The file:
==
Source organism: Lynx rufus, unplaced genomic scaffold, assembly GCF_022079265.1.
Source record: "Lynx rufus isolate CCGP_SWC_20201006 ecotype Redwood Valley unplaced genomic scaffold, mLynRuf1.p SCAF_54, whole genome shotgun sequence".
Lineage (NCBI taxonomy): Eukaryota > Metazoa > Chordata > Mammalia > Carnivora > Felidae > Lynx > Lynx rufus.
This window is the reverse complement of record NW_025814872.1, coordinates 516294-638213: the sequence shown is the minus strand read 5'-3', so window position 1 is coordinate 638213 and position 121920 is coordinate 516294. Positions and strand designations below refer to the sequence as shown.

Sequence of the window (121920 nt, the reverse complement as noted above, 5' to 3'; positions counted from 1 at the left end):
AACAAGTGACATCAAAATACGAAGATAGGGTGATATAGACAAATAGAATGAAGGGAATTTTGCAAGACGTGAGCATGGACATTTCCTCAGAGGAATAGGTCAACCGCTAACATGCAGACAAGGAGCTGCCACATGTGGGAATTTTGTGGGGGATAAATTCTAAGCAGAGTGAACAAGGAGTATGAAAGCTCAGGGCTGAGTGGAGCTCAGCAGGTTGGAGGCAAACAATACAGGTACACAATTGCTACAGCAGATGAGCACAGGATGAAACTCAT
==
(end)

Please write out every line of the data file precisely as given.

Source organism: Lynx rufus, unplaced genomic scaffold, assembly GCF_022079265.1.
Source record: "Lynx rufus isolate CCGP_SWC_20201006 ecotype Redwood Valley unplaced genomic scaffold, mLynRuf1.p SCAF_54, whole genome shotgun sequence".
Lineage (NCBI taxonomy): Eukaryota > Metazoa > Chordata > Mammalia > Carnivora > Felidae > Lynx > Lynx rufus.
This window is the reverse complement of record NW_025814872.1, coordinates 516294-638213: the sequence shown is the minus strand read 5'-3', so window position 1 is coordinate 638213 and position 121920 is coordinate 516294. Positions and strand designations below refer to the sequence as shown.

Sequence of the window (121920 nt, the reverse complement as noted above, 5' to 3'; positions counted from 1 at the left end):
AACAAGTGACATCAAAATACGAAGATAGGGTGATATAGACAAATAGAATGAAGGGAATTTTGCAAGACGTGAGCATGGACATTTCCTCAGAGGAATAGGTCAACCGCTAACATGCAGACAAGGAGCTGCCACATGTGGGAATTTTGTGGGGGATAAATTCTAAGCAGAGTGAACAAGGAGTATGAAAGCTCAGGGCTGAGTGGAGCTCAGCAGGTTGGAGGCAAACAATACAGGTACACAATTGCTACAGCAGATGAGCACAGGATGAAACTCAT